Thursday, August 05, 2010
RAMONA GOSS DAVIS: A Contributing Life
We forget that history doesn’t just happen a hundred years ago. It’s happening right now and has been happening all along. Ramona Goss Davis is an important part of the story in two ways. One is that in the future the 20th century will be seen as a crucial time for the Blackfeet people as they struggled to hold their ground against an onslaught of change. (Just like everyone else.) And the other is that the story of human communities in history books is often told only in terms of the men, but sometimes it is the women who know best what happened because so much of it happened to them.
Maggie Goss was 56 in 1907, which means she was born at about the time the major prairie Indian tribes signed the first treaties in the Midwest. Her father was Bill Kaiser or Kizer and her mother was a full Piegan, Comes by Mistake. She married Francis S. Goss in 1873. He was white and the marriage was performed by a priest.
Her siblings were William, Leonard, Lomie, George and Elvira; Ellen Cowan, Susan Bell and Louisa Rodderville.
At the time of the census of 1907-08 there were twelve children: Albert, 35, married; William, 30, married; Lomie, 29, married; Caroline, no age given, married to Johnny Merchant; Susie, 21, single; Nathan 21, single; Nellie G. married to George Paisley, 20; Abbott, 14, single; Francis 12, single; Vena, 8, single.
Albert, the oldest of the children, was married to Mary Jane Wren who was a quarter Piegan. Her mother had been Malenda Wren, daughter of Charley and Rosalie (or Rosa Lee) Chouquette, sometimes pronounced “Shoo Cat” by the old-timers. Malenda’s photo is on page 29 in Bill Farr’s book of photos: “The Reservation Blackfeet, 1882-1945.” Along with Susie Williams and Isabel Coe, daughter of Joe Cobell, Malenda was a principal interpreter at Old Agency. In her picture her hair is parted in the center and smoothed down. Her silk dress is covered over the shoulders with a sparkling sequined cape and a gold watch on a chain. She is entirely elegant and more than a little bit French.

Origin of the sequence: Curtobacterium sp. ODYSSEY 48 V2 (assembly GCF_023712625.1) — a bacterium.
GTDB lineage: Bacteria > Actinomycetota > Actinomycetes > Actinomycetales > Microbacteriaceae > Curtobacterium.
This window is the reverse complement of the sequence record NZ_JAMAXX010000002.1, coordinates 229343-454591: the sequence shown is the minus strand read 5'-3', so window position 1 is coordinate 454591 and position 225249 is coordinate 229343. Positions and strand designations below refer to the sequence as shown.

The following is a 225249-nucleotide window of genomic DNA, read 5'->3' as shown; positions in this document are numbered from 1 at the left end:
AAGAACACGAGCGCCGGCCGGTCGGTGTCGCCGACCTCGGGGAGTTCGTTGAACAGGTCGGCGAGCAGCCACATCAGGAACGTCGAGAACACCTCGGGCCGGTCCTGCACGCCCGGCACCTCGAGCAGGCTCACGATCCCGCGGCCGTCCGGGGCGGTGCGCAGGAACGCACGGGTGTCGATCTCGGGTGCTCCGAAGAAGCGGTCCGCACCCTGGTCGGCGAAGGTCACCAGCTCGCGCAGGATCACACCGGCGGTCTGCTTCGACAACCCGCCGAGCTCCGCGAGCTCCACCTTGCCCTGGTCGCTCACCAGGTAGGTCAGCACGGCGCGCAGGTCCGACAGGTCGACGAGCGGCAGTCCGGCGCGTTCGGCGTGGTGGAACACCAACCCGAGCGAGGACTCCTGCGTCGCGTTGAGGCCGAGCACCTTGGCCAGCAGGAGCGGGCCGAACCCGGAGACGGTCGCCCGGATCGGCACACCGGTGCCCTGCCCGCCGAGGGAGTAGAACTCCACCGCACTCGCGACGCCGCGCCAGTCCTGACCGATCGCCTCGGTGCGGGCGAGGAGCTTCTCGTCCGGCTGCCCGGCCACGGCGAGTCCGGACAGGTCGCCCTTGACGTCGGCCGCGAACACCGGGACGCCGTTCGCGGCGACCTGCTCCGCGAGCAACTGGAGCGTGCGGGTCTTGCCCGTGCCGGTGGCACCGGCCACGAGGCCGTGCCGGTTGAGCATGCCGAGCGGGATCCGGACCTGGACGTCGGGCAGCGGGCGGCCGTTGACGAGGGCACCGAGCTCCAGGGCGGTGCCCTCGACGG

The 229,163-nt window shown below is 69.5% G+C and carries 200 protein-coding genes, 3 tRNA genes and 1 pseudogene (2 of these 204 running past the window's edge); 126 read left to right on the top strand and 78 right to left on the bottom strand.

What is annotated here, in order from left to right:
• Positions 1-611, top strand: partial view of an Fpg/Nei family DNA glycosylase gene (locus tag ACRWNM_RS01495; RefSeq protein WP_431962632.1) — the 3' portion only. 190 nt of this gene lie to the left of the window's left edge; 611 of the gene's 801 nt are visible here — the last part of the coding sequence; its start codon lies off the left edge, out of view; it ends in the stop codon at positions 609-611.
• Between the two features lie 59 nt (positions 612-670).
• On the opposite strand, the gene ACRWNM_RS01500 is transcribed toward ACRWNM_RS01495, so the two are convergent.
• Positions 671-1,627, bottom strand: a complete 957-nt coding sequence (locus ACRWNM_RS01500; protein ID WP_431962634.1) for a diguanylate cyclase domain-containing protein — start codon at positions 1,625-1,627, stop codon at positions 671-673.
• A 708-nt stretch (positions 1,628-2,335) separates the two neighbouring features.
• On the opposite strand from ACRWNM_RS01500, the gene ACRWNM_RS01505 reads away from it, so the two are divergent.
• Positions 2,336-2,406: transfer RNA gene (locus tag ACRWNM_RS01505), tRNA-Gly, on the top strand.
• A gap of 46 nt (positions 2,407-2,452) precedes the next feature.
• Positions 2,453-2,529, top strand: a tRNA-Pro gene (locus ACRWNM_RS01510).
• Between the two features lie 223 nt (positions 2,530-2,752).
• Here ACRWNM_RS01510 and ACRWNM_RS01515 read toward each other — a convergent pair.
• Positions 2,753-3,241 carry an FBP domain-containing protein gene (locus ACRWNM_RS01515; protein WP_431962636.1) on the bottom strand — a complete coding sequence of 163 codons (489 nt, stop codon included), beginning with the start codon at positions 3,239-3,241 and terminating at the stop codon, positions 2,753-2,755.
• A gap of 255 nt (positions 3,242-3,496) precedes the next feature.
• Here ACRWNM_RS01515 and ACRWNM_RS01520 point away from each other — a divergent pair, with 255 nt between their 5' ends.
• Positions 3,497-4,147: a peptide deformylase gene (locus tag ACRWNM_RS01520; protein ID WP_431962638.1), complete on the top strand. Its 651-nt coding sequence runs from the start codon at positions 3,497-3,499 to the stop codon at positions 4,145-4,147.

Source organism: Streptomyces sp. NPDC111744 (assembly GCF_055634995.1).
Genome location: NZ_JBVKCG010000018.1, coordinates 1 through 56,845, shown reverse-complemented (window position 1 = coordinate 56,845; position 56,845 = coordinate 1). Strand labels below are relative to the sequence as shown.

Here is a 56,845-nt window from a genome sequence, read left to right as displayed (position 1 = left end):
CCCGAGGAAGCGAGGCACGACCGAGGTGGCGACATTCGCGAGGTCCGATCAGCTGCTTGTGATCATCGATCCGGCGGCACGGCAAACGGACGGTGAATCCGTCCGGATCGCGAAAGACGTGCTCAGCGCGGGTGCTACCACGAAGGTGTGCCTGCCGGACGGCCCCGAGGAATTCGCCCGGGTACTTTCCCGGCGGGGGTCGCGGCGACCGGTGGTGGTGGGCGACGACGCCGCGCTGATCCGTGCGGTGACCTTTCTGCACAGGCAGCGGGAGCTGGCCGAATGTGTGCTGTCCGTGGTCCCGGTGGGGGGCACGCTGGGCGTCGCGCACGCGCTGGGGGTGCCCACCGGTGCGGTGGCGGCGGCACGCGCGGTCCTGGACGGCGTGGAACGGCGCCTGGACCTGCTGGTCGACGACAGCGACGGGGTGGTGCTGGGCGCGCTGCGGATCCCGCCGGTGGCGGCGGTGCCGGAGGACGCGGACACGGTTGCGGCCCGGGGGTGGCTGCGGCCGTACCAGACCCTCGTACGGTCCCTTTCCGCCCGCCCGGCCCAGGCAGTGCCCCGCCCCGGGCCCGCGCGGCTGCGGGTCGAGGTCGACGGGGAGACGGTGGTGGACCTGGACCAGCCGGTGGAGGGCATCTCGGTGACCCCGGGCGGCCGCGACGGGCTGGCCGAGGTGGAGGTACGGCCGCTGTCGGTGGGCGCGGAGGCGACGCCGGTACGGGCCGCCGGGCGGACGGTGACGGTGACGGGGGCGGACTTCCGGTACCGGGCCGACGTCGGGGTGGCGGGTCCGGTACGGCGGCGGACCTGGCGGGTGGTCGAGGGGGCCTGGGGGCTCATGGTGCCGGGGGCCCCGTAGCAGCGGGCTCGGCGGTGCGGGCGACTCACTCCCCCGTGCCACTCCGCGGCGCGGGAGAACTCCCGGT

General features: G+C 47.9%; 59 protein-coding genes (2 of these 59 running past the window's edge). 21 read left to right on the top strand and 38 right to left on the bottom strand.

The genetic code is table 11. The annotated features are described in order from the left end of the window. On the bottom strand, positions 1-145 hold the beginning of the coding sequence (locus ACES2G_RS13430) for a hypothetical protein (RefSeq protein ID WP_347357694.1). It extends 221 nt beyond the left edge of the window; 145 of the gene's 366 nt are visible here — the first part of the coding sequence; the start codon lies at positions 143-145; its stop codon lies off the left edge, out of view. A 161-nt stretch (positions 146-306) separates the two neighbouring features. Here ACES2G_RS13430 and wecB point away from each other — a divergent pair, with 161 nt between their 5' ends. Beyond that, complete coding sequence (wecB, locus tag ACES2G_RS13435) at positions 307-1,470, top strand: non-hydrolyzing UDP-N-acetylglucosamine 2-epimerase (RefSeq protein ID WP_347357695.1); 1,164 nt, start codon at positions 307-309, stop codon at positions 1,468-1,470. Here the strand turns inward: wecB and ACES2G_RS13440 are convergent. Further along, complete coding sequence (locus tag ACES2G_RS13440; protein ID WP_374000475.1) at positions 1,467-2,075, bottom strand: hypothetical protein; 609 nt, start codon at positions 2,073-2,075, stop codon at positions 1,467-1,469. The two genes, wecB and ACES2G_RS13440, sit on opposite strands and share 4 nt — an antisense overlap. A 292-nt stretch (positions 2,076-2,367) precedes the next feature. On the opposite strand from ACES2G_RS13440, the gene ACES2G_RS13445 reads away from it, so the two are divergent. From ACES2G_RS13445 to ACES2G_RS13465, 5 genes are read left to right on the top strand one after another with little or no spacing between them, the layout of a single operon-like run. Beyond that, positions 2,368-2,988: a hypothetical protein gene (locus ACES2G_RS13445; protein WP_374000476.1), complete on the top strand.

Her daughter was Mamie Goss, born in 1899, a matron at the Cut Bank Boarding School, and buried from the Browning Methodist church. Ramona Goss Davis was Mamie’s daughter, baptized in this church, a life-long teacher. When I came to Browning to teach a half-century ago, I had the classroom next to Ramona Goss Davis. In those days we wore skirts and heels to teach. Ramona wore fitted suits with beautiful blouses. Though she was a ranch wife, her hands were always manicured and her hair was always permed and just so. Her classroom was organized and calm. No one gave her any lip. But it was not a cold place and students didn’t sleep.
Through Lomie Goss, Ramona was tied into the families of Horace Clarke, Margaret and William Spanish, and John Clarke. If you follow these names through the record books, you will learn a great deal about the Blackfeet. When I first came, these names were still coming up in conversation. They were powerful, colorful, significant players in the development of the tribe.